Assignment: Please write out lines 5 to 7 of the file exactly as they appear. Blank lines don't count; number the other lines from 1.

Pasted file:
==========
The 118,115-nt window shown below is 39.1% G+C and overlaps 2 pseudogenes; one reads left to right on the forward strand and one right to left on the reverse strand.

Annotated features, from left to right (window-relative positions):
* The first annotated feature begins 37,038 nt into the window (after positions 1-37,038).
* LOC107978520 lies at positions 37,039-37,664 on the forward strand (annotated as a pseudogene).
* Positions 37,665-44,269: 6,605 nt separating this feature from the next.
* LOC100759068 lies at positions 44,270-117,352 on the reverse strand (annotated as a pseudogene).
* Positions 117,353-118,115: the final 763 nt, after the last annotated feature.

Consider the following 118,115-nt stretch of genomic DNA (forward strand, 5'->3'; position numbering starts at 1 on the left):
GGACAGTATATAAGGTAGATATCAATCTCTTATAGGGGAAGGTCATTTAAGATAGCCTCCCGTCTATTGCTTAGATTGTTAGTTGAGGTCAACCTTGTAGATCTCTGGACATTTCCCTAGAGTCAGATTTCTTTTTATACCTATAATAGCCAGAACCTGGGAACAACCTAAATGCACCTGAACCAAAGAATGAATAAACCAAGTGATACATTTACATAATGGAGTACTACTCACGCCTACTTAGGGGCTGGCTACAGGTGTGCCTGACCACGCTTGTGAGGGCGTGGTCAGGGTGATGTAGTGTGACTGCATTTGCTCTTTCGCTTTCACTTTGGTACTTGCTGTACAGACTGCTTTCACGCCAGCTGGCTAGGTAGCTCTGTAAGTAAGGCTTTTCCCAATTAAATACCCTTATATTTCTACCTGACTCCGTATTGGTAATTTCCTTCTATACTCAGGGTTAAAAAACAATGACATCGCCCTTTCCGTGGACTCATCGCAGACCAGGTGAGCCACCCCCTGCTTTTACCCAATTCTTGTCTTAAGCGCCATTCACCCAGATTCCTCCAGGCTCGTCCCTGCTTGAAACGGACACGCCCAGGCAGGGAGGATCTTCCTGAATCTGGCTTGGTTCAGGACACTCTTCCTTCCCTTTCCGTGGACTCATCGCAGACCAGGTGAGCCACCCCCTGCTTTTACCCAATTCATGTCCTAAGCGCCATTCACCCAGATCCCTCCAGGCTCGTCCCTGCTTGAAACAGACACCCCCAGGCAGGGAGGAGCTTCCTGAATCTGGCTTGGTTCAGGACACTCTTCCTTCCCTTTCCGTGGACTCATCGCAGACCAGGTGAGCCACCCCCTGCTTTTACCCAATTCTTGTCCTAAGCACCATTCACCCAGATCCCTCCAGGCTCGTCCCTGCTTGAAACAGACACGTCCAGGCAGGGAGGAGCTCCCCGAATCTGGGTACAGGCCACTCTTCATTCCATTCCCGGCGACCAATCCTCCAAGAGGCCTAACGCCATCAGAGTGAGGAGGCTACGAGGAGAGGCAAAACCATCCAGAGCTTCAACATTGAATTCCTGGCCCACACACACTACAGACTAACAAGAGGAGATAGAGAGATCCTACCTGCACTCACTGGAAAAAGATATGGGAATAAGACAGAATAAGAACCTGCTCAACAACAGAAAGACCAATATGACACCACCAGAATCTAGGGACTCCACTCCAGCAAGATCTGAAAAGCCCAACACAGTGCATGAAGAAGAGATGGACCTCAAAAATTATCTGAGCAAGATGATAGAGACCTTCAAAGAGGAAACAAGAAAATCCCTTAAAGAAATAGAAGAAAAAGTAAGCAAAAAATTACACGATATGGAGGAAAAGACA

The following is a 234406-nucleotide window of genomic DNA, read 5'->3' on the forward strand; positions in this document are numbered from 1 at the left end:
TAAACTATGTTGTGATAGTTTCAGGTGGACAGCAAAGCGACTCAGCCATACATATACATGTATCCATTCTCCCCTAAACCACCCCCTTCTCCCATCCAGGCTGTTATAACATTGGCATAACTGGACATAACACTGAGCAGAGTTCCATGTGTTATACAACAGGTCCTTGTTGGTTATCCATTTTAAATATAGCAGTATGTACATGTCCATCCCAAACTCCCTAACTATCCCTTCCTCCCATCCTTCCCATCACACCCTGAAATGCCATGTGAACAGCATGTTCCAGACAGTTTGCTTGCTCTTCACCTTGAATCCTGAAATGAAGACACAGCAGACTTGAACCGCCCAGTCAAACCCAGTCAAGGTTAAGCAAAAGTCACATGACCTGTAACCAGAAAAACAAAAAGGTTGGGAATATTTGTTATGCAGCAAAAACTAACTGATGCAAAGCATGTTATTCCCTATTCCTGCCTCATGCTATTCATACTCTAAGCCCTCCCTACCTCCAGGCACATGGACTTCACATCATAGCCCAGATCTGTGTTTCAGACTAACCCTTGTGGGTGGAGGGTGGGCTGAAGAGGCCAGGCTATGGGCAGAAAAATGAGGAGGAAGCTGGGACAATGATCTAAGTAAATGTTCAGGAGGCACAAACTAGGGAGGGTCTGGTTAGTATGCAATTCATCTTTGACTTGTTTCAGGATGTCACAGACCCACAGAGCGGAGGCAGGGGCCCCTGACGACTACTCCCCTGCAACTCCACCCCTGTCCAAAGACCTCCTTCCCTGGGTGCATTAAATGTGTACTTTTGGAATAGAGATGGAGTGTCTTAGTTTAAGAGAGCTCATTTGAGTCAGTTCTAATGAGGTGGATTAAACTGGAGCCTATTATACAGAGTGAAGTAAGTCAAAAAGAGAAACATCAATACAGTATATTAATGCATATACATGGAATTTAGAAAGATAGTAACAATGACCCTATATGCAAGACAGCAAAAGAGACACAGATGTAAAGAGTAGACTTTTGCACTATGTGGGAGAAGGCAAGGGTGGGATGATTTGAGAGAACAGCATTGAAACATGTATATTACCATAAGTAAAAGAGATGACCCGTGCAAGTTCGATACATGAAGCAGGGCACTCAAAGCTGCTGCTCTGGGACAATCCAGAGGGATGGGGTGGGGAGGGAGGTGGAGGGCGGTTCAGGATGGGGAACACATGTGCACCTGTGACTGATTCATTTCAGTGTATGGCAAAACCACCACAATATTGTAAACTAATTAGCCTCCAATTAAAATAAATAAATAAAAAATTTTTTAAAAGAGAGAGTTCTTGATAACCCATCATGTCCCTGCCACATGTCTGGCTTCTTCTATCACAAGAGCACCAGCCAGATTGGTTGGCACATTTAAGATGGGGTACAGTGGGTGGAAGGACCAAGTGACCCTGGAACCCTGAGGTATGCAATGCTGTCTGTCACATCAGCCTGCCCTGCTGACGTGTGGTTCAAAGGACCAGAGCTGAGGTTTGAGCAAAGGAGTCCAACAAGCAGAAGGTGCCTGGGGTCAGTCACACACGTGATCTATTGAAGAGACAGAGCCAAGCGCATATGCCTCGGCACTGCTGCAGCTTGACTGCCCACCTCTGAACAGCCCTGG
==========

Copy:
* Positions 37,665-44,269: 6,605 nt separating this feature from the next.
* LOC100759068 lies at positions 44,270-117,352 on the reverse strand (annotated as a pseudogene).
* Positions 117,353-118,115: the final 763 nt, after the last annotated feature.